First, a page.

Draupadi had Dussasana’s blood all over her and a little of it touched her mouth as it flowed down from her head. It had to happen to her. Dussasana perished for his karma. Neither of them remembered their past. In the aeon of Truth (Satya Yuga), Dussasana, as Sudraka Brahma, had committed papa against goddess Ketuka, now born as Draupadi, in the aeon of Dwapara. Bhishma most willingly paid for the wrong he had done to Amba, then born as Shikhandi. During the war, one day, he pleaded with Krishna to allow Shikhandi to become the cause of his fall. Bhima fell to his death because Yudhisthira did not want him to go to Swarga, the abode of the gods, in his mortal form. He was prone to violence and was wicked; Yudhisthira ensured that he perished in the mountains. Granting his wish, goddess Hingula tore Bhima to pieces. And Yudhisthira went to Swarga, not because he wanted to, but because Krishna wanted him to go to there without passing through death.
Arjuna won the archery test because Krishna wanted him to win, Abhimanyu was killed because Krishna had assured the divine, which Abhimanyu really was, that he would return to Swarga the day he turned fourteen. So he had to engineer his death. Only Sahadeva knew about it. Gandhari wanted to destroy Yudhisthira but ended up destroying her son, Durdasa, who had survived the war and these happened on account of Krishna’s intervention. Duryodhana became king because of Krishna; only Vidura, Sakuni and Sanjaya knew that the Pandavas had not perished in the fire in the lac palace. Krishna had made Vidura, Sakuni and Sanjaya promise to him not to divulge the truth about the Pandavas. They betrayed King Dhritarashtra and the kingdom of Hastinapura but kept their word to the Avatara. Under the impression that the Pandavas were dead, Bhishma and other Kuru elders agreed to King Dhritarashtra’s proposal for Duryodhana’s coronation. Bhima dealt mortal blows to Duryodhana, not with his mace, but Vishnu’s, whose complete manifestation, Purna Avatara, Krishna was. No one knew. All in all, whatever happened in the world of Sarala Mahabharata, happened because of Krishna’s will. All who died in the battlefield of Kurukshetra were killed by Krishna’s divine chakra; humans in their illusion thought that they were the agents. They were not even instruments. That was the lila of Krishna.
In Sarala Mahabharata, no one was entirely vicious and completely dedicated to adharma; no one was entirely without moral blemish and totally committed to dharma. In this retelling, the issue of the succession to the throne of Hastinapura was complex; the claims of both the Kauravas and the Pandavas for the throne were not without substance. Outsiders’ interventions complicated the issue further. The kingdom of Hastinapura was never divided formally, although the Pandavas and the Kauravas were living separately; the former in Varunavanta and the latter, in Hastinapura. Thus, Yudhisthira lost much wealth, which he had got as gift at the time of his wedding from Drupada and later from the kings who participated in the rajaswiya jajna he had performed, but he lost no kingdom as such in the first game of dice. Dhritarashtra returned whatever he had lost, not as the king of Hastinapura, which he was not then, as mentioned above, but as the Kuru elder.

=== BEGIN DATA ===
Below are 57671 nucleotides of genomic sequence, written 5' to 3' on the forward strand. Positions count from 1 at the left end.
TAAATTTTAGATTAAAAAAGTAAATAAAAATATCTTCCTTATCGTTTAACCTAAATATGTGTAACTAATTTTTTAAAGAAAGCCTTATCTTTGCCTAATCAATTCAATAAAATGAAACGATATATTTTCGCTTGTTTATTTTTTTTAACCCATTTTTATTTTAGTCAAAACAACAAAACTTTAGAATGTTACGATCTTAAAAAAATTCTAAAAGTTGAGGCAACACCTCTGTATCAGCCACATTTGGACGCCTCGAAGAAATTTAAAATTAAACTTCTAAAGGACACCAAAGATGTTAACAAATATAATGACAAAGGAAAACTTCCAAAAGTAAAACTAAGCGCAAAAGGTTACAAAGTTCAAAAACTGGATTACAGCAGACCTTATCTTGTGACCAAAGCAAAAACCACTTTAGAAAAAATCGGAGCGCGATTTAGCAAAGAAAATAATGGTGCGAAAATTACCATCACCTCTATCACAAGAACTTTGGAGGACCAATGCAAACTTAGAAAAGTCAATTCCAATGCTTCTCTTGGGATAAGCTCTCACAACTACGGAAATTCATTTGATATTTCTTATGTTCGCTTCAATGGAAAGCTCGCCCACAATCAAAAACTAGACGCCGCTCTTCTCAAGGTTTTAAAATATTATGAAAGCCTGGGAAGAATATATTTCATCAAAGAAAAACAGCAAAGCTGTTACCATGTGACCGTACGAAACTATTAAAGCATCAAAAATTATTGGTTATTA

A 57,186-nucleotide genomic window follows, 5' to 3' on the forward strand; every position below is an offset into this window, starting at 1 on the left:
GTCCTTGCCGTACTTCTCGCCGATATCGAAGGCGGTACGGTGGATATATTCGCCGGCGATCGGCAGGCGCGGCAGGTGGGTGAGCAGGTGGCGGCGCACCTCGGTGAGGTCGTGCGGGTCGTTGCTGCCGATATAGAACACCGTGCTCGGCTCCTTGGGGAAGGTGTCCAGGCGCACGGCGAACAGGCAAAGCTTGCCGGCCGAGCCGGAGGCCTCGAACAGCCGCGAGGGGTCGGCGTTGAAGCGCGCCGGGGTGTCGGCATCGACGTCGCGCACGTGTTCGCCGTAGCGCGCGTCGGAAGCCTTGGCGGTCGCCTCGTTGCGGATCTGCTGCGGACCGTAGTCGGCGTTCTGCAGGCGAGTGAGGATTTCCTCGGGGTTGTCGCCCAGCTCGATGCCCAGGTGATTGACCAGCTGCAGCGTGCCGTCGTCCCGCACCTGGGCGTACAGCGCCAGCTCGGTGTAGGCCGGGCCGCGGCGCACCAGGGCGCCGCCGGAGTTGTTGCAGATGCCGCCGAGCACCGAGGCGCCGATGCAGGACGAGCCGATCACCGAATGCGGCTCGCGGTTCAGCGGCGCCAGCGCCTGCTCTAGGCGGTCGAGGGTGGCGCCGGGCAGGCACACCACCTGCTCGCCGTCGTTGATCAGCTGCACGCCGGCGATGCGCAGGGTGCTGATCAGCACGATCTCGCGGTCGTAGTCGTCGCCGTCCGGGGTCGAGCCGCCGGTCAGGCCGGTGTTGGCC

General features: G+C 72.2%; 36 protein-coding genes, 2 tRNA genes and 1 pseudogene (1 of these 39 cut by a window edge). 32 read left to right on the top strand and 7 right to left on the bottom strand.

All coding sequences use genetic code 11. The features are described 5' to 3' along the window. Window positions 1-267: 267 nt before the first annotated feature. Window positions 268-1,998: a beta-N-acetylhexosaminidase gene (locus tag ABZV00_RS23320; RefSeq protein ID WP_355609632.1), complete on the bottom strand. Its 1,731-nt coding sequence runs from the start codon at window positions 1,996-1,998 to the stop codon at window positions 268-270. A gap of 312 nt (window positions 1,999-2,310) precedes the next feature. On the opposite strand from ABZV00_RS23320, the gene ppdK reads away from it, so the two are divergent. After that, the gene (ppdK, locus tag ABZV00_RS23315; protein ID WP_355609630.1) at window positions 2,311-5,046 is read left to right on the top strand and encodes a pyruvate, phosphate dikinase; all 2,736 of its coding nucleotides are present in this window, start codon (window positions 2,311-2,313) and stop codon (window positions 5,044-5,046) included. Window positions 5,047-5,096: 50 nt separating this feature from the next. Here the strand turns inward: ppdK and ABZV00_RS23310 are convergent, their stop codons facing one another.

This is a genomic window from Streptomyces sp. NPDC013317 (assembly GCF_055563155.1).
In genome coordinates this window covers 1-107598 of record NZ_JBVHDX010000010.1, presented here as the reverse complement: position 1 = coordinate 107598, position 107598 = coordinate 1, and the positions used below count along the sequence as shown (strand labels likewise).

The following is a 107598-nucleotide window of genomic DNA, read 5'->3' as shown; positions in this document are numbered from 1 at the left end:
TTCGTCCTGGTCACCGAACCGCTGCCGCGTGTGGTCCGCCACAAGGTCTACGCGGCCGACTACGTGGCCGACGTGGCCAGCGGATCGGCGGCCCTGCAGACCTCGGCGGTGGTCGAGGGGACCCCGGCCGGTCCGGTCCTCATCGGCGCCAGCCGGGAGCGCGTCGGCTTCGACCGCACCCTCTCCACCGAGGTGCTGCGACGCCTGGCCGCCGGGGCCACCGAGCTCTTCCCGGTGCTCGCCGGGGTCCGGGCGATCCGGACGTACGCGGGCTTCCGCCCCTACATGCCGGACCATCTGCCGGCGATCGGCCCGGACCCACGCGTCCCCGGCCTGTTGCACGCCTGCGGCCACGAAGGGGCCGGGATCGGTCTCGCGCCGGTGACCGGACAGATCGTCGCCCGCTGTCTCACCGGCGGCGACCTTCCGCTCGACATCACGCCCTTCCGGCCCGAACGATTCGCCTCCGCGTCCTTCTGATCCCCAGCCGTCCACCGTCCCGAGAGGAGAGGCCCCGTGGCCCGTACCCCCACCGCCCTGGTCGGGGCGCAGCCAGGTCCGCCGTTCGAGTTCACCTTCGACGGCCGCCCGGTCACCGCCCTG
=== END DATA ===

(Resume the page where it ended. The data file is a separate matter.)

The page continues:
These are only a few of the numerous differences between Vyasa Mahabharata and Sarala Mahabharata. Keeping the basic story intact, Sarala introduced innovations into the narrative. He re-imagined the characters and their interactions and the situations in which they were involved and produced the masterpiece of a narrative that was as convincing and coherent as the original. The innovations reflected the poet’s understanding of the human condition, the possibility of agency in a pre-determined world, karma and the inevitability of experiencing the fruits of it, the role of grace in the karmic framework, the nature of dharma, inner and external obstacles for living a life of dharma, divine intervention in the affairs of the mortals and the nature of Purna Avatara, among much else. The poet reflected on the place of war in a society, its inherent sinfulness as blood of the innocents flowed in the battlefield inevitably and the possibilities of there being alternatives to it.
A very innovative idea in Sarala Mahabharata concerns the question of why one must practice dharma. For Yudhisthira, the embodiment of dharma on earth and as such, the mouthpiece of “dharma” in the narrative, it is not for a life in Swarga after death, it is not to attain Swarga without passing through death, it is not even to escape the cycle of life and death and attain immortality; one must live a virtuous life because when he is gone, the future generations will talk about him as a follower of dharma – katha rahithiba (Word / The story will remain) as Sarala puts it. This is nothing short of a revolutionary point of view on the matter in the context of our puranic literature.
Perhaps the most creative concept in Sarala Mahabharata is that of Purna Avatara. Sarala explores the idea of the fullest manifestation of God in a human form, defined in terms of inclinations such as satwa, raja(s) and tama(s). Sarala conceptualized Purna Avatara as the one who has Self-Knowledge – knowledge that none has, neither gods nor mortals; as the one who embodies the ultimate expression of each of these gunas, which makes him, at the same time, the most spectacular among the created beings in satwic terms and the meanest of the humans in the tamasic terms. In him are manifest the most glaring contradictions. In none in the Creator god Brahma’s creation do these contradictions exist in non-conflicting togetherness.
This truly remarkable work has not yet been translated fully into any language. It seems that more than a hundred years ago, parts of it were translated into Bengali but this translation is unavailable now. In the recent years, the first two Parvas have been translated into Hindi and parts of two other Parvas, into English.